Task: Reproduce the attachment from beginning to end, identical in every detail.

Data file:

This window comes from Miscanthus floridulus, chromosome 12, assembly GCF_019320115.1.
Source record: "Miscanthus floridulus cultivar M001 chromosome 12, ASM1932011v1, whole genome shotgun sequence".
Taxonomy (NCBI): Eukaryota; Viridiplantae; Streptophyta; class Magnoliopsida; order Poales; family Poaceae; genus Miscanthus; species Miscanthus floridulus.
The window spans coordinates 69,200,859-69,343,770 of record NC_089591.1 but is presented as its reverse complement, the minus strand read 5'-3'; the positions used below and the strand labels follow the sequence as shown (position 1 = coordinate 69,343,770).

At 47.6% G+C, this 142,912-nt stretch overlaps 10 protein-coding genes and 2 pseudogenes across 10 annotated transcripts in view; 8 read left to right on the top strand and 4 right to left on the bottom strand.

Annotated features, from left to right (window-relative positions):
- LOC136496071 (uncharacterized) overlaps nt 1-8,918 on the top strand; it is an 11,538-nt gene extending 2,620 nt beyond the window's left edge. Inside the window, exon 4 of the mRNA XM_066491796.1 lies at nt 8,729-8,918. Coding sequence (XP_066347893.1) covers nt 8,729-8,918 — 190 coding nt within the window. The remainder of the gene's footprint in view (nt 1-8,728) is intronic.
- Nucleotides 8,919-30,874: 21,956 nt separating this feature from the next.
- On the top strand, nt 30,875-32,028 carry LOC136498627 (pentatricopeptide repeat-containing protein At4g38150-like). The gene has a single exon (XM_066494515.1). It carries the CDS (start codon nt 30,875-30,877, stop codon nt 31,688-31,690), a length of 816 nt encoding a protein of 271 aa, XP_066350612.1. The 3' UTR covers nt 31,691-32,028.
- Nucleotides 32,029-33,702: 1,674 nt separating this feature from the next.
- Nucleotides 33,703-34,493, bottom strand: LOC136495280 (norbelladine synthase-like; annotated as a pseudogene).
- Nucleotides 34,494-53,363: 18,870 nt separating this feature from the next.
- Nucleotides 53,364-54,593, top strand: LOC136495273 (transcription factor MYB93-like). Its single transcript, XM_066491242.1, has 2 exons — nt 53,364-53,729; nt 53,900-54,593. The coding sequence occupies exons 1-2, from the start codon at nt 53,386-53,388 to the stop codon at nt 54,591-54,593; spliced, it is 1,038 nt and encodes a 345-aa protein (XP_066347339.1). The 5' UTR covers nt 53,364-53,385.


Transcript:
This window comes from Miscanthus floridulus, chromosome 12, assembly GCF_019320115.1.
Source record: "Miscanthus floridulus cultivar M001 chromosome 12, ASM1932011v1, whole genome shotgun sequence".
Taxonomy (NCBI): Eukaryota; Viridiplantae; Streptophyta; class Magnoliopsida; order Poales; family Poaceae; genus Miscanthus; species Miscanthus floridulus.
The window spans coordinates 69,200,859-69,343,770 of record NC_089591.1 but is presented as its reverse complement, the minus strand read 5'-3'; the positions used below and the strand labels follow the sequence as shown (position 1 = coordinate 69,343,770).

At 47.6% G+C, this 142,912-nt stretch overlaps 10 protein-coding genes and 2 pseudogenes across 10 annotated transcripts in view; 8 read left to right on the top strand and 4 right to left on the bottom strand.

Annotated features, from left to right (window-relative positions):
- LOC136496071 (uncharacterized) overlaps nt 1-8,918 on the top strand; it is an 11,538-nt gene extending 2,620 nt beyond the window's left edge. Inside the window, exon 4 of the mRNA XM_066491796.1 lies at nt 8,729-8,918. Coding sequence (XP_066347893.1) covers nt 8,729-8,918 — 190 coding nt within the window. The remainder of the gene's footprint in view (nt 1-8,728) is intronic.
- Nucleotides 8,919-30,874: 21,956 nt separating this feature from the next.
- On the top strand, nt 30,875-32,028 carry LOC136498627 (pentatricopeptide repeat-containing protein At4g38150-like). The gene has a single exon (XM_066494515.1). It carries the CDS (start codon nt 30,875-30,877, stop codon nt 31,688-31,690), a length of 816 nt encoding a protein of 271 aa, XP_066350612.1. The 3' UTR covers nt 31,691-32,028.
- Nucleotides 32,029-33,702: 1,674 nt separating this feature from the next.
- Nucleotides 33,703-34,493, bottom strand: LOC136495280 (norbelladine synthase-like; annotated as a pseudogene).
- Nucleotides 34,494-53,363: 18,870 nt separating this feature from the next.
- Nucleotides 53,364-54,593, top strand: LOC136495273 (transcription factor MYB93-like). Its single transcript, XM_066491242.1, has 2 exons — nt 53,364-53,729; nt 53,900-54,593. The coding sequence occupies exons 1-2, from the start codon at nt 53,386-53,388 to the stop codon at nt 54,591-54,593; spliced, it is 1,038 nt and encodes a 345-aa protein (XP_066347339.1). The 5' UTR covers nt 53,364-53,385.